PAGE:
Anonymisation tools are widely used by many Internet users for a range of purposes; some have a simple desire for privacy, others require anonymity to avoid detection, persecution or prosecution.
There are many methods to hide or obscure one’s origin or identity on the Internet. In terms of tools and technologies specifically designed for anonymity, although diverse in how they may ultimately function, these tools can be roughly grouped into three classes: (simple) proxies, virtual private networks (VPNs) and Darknets.
Darknets are networks which operate within the Deep Web . The first Darknet - The Onion Router (more commonly referred to as TOR) - was invented in 1995 by the US Navy for the purpose of protecting US government communication. Now publicly available, today TOR is one of the most widely used and well known anonymisation tools. These services also offer additional functionality using the same architecture such as secure messenger software (e.g. Torchat).
Although the most heavily adopted, TOR is only one of several Darknet services. Freenet and the Invisible Internet Project (I2P) are also popular and offer similar anonymisation opportunities, although they operate using alternative protocols.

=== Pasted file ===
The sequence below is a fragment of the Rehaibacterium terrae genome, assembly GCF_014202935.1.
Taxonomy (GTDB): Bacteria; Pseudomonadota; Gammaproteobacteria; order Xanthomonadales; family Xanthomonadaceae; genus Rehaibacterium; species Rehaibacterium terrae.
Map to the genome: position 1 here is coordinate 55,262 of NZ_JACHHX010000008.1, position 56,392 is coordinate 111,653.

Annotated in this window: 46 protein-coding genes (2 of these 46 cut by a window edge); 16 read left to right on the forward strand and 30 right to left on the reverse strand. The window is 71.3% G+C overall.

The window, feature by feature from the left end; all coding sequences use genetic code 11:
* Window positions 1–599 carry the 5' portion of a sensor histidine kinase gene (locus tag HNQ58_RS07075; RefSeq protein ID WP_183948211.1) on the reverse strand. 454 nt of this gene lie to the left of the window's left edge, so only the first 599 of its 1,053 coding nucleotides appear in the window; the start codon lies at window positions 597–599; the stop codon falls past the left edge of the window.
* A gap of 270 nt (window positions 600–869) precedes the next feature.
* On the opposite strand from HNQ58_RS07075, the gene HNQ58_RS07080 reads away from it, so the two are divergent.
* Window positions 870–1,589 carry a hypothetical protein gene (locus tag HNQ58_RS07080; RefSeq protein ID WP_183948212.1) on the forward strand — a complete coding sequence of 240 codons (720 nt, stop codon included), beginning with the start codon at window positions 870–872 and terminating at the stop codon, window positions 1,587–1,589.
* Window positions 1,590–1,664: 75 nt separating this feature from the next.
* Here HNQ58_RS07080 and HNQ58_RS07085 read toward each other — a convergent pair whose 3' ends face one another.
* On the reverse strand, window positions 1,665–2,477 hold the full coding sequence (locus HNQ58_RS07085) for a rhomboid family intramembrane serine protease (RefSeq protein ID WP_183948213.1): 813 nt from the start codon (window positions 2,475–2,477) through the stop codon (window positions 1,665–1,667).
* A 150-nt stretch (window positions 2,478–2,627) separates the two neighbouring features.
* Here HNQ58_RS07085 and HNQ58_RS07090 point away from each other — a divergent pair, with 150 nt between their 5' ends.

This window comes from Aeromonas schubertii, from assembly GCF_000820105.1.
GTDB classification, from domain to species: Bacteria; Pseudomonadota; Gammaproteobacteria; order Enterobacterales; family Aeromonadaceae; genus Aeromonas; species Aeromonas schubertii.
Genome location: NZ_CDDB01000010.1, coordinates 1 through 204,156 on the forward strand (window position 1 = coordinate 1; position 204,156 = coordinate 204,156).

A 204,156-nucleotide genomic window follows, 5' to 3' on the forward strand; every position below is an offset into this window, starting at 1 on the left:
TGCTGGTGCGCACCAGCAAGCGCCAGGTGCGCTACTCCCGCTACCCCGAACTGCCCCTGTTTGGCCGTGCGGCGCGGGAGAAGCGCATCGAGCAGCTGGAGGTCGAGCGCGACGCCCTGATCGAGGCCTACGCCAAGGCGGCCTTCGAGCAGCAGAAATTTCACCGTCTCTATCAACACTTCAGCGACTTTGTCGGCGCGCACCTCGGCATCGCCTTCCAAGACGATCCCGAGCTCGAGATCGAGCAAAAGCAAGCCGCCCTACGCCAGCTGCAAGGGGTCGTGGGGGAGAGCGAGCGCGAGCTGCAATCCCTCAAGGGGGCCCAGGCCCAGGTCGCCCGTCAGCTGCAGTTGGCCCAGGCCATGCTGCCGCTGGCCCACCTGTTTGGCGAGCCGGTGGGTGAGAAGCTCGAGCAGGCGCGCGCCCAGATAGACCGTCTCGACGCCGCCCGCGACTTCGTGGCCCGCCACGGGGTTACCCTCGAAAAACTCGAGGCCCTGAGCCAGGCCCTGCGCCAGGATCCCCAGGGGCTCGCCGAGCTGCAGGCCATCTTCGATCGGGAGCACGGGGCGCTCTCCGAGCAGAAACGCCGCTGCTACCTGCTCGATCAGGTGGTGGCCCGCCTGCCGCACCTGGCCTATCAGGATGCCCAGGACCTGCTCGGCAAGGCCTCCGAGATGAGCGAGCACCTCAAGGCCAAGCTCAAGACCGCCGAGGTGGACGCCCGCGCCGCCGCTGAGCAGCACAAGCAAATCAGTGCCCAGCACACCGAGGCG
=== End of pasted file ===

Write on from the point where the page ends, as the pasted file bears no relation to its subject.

In addition to the anonymisation of communications, Darknets also offer the possibility to anonymise content, such as the Hidden Services discussed in chapter 3.1. Darknets are also increasingly being used to host botnet Command and Control infrastructure . The use of Darknet in such a way makes it difficult for LE to locate and seize the servers.
The use of anonymisation tools is ubiquitous amongst the cyber underground. VPNs followed by TOR are the most commonly encountered form of anonymisation used by cybercriminals. The use of simple (one layer) proxies would appear to be in decline, with only a handful of jurisdictions reporting their use. In some cases suspects will stack several levels of anonymisation using multiple VPNs, proxies and TOR for maximum security at the expense of performance.
The use of encryption is also becoming increasingly commonplace. Encryption is commonly used in secure communications including applications such as PGP, VOIP, TOR and VPNs and is becoming a standard protection feature in many products, such as e-wallets for virtual currencies. Both the public and industry are also increasingly using encryption to protect their digital assets in the event of a cyber attack. However, in addition to weaponising encryption in the form of cryptoware, cybercriminals are increasingly using encryption to protect their data, thereby frustrating forensic analysis and evidence gathering from seized media by law enforcement.